Currently a large percentage of hydrogen used for industry and fuel cells (including fuel-cell vehicles) is refined by reforming methane. Thus any location that requires hydrogen could create this on-site through biomethane reformation. A product of this reformation process in CO2, and it may be that some larger hydrogen reformers are eventually obliged to inject this GHG into a GHG-gathering network to be sent off for sequestration.
Aviation: The toughest application for battery-electric powertrains are airplanes. The short-term solution for this are jet-biofuels (go through the link below). These are currently made using bio-alcohol, and the processes for making this currently are very inefficient, and also use potential food products. There is reasonable hope that more efficient processes will be developed in the next decade or two given push for renewable fuels. See the second link below for a thorough treatment of cellulosic ethanol.
And by the way, I'm reasonably sure that the oil and gas industry can find a major role in producing renewable jet fuel (and, by the way, renewable gasoline for people that insist on hanging on to internal-combustion-powered cars).
There are many industries that use various petroleum products as feedstocks to their end-products, these include those that come from natural gas production, those that come from crude oil refining, and those that are compounded by the oil and gas industry from the former ingredients (see section 2.2). The oil and gas industry will continue supplying these for many decades, and ultimately will define biologically derived substitutes for a large majority of these.
At the end of the day, there still may be a small "oil and gas" sub-industry producing specialized substances from geo-derived oil and gas. The remaining industry hopefully will evolve, perhaps as described above.
 US Energy Information Administration (EIA), http://www.eia.gov/dnav/pet/pet_crd_crpdn_adc_mbblpd_a.htm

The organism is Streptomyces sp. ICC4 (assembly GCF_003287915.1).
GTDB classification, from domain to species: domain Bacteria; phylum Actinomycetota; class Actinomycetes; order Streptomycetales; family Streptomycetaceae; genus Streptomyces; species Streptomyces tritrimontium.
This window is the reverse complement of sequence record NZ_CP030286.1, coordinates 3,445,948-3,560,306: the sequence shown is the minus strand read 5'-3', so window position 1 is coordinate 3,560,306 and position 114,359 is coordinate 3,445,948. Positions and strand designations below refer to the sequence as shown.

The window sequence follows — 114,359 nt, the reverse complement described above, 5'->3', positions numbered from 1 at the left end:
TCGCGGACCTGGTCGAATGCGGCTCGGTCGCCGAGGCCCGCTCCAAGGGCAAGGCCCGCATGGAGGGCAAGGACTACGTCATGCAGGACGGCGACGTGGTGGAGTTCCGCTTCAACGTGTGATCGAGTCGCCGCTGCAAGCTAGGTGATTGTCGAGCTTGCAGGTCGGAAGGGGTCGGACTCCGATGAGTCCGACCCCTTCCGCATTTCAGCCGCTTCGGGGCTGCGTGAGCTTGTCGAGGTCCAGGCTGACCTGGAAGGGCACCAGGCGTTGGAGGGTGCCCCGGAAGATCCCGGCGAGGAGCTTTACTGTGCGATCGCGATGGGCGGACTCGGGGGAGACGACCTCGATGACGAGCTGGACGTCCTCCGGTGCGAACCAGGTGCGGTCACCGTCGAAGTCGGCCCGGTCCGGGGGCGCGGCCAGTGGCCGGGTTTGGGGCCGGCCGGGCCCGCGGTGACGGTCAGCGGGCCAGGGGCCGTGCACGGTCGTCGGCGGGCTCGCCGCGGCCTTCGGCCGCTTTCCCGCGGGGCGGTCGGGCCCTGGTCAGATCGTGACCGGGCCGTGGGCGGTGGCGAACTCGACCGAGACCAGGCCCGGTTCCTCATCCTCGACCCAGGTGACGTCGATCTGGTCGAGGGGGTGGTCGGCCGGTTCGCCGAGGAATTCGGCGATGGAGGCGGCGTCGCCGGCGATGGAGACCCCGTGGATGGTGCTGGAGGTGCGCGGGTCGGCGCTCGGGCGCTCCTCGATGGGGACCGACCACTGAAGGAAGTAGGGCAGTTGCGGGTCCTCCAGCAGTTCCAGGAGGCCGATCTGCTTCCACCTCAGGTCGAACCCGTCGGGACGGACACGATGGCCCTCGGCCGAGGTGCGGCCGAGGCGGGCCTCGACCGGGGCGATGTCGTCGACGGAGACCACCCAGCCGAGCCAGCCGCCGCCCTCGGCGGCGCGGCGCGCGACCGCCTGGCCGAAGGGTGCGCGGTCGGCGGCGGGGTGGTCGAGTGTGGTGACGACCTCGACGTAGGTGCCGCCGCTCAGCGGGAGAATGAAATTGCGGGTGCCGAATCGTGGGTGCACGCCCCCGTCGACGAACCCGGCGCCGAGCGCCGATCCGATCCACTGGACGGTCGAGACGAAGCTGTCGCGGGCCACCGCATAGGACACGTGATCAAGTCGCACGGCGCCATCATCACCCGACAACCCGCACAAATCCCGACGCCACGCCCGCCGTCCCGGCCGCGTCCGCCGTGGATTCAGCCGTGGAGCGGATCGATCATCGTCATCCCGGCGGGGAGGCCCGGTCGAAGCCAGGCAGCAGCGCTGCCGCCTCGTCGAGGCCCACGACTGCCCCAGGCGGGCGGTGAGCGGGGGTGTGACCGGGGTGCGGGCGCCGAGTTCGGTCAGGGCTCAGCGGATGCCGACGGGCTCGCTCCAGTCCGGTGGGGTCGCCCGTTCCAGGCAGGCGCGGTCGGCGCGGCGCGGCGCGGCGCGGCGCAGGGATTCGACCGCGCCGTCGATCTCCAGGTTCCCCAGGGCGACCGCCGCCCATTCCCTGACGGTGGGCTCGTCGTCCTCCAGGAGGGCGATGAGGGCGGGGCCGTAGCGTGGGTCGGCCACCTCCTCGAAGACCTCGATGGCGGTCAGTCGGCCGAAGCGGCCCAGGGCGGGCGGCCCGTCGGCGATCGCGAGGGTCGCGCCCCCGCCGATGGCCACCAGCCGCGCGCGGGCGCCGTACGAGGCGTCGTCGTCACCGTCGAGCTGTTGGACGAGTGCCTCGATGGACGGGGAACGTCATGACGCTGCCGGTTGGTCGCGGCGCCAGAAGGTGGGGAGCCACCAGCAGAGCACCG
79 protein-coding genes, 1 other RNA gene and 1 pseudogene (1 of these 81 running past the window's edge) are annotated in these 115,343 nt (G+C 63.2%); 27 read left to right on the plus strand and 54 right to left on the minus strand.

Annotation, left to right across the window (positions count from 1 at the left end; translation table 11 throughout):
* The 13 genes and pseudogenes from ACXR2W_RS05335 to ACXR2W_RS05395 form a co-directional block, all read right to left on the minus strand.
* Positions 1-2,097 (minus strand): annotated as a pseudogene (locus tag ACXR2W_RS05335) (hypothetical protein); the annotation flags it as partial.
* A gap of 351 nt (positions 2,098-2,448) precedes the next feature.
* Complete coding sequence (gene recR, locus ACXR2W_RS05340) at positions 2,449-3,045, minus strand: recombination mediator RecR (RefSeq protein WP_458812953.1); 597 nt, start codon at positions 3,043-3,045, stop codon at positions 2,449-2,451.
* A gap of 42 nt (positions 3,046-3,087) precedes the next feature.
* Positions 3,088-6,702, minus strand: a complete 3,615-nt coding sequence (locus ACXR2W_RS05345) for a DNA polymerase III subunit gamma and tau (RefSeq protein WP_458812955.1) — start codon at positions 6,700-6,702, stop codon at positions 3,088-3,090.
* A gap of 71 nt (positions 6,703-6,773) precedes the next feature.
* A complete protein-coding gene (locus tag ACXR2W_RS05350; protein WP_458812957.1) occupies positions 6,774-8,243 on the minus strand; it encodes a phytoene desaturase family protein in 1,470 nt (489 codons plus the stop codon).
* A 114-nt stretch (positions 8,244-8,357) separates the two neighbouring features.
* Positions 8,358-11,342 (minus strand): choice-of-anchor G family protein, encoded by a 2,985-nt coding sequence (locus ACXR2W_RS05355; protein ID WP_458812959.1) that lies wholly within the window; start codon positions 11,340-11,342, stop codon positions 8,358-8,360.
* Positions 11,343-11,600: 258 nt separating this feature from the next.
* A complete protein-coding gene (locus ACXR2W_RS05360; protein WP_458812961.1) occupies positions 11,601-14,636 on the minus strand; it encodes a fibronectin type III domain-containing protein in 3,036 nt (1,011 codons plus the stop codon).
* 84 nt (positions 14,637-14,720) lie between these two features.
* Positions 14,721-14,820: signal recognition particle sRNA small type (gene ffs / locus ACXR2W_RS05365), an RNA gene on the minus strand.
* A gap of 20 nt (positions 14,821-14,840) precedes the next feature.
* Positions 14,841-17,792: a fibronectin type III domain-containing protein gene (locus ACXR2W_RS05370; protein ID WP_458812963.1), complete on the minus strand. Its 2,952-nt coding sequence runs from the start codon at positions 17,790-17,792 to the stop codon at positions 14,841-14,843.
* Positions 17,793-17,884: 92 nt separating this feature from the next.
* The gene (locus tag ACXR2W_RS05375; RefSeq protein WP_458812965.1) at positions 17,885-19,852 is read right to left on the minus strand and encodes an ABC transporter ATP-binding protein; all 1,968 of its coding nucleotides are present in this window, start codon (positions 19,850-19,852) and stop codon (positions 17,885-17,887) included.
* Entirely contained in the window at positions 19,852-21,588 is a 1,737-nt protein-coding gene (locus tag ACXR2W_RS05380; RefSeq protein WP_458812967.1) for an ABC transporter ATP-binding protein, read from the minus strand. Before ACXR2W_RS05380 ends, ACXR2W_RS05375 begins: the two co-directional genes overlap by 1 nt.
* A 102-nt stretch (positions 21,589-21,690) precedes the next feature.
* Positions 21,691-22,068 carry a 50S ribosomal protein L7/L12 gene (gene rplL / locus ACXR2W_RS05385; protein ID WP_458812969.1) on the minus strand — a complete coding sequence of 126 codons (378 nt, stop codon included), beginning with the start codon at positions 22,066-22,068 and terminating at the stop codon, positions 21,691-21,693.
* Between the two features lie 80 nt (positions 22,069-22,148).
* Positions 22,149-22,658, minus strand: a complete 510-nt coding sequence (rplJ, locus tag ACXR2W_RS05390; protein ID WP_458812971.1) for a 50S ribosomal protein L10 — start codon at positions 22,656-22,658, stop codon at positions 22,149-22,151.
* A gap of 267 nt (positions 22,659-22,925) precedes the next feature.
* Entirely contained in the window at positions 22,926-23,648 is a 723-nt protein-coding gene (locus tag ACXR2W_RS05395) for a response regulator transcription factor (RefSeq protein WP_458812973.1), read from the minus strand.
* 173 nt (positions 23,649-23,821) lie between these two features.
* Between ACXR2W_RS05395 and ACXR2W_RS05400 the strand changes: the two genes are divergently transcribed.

U.S. Census Bureau, 2013 SUSB Annual Datasets by Establishment Industry, U.S. & states, NAICS, detailed employment sizes (U.S., 6-digit and states, NAICS sectors), http://www.census.gov/data/datasets/2013/econ/susb/2013-susb.html
 1 Quad = 1 quadrillion BTUs = 293,071,083 MWh. For the purposes of this paper will assume the cost of energy is $.06 per kWh or $17.6 Billion per Quad.
 U.S. Energy Information Administration, Office of Integrated and International Energy Analysis, U.S. Department of Energy, “Annual Energy Outlook 2014”, https://www.eia.gov/todayinenergy/detail.php?id=16171
 Energy Information Administration, Natural Gas Annual Respondent Query System, http://www.eia.gov/cfapps/ngqs/ngqs.cfm?f_report=RP9&f_sortby=&f_items=&f_year_start=&f_year_end=&f_show_compid=&f_fullscreen=
 US Energy Information Administration, http://www.eia.gov/dnav/pet/pet_pnp_cap1_dcu_nus_a.htm
 Joan Pellegrino, Sabine Brueske, Tracy Carole, and Howard Andres of Energetics, Incorporated, Columbia, Maryland, “Energy and Environmental Profile of the U.S. Petroleum Refining Industry”, Prepared for the U.S. Department of Energy, 2007, https://www.energy.gov/sites/prod/files/2013/11/f4/profile.pdf
 Emma Foehringer Merchant, Greentech Media, "Energy Transition to Reach ‘Point of No Return’ by 2035", October 22, 2018, https://www.greentechmedia.com/articles/read/energy-transition-to-reach-point-of-no-return-by-2035?utm_medium=email&utm_source=Storage&utm_campaign=GTMStorage#gs.QHEGNDM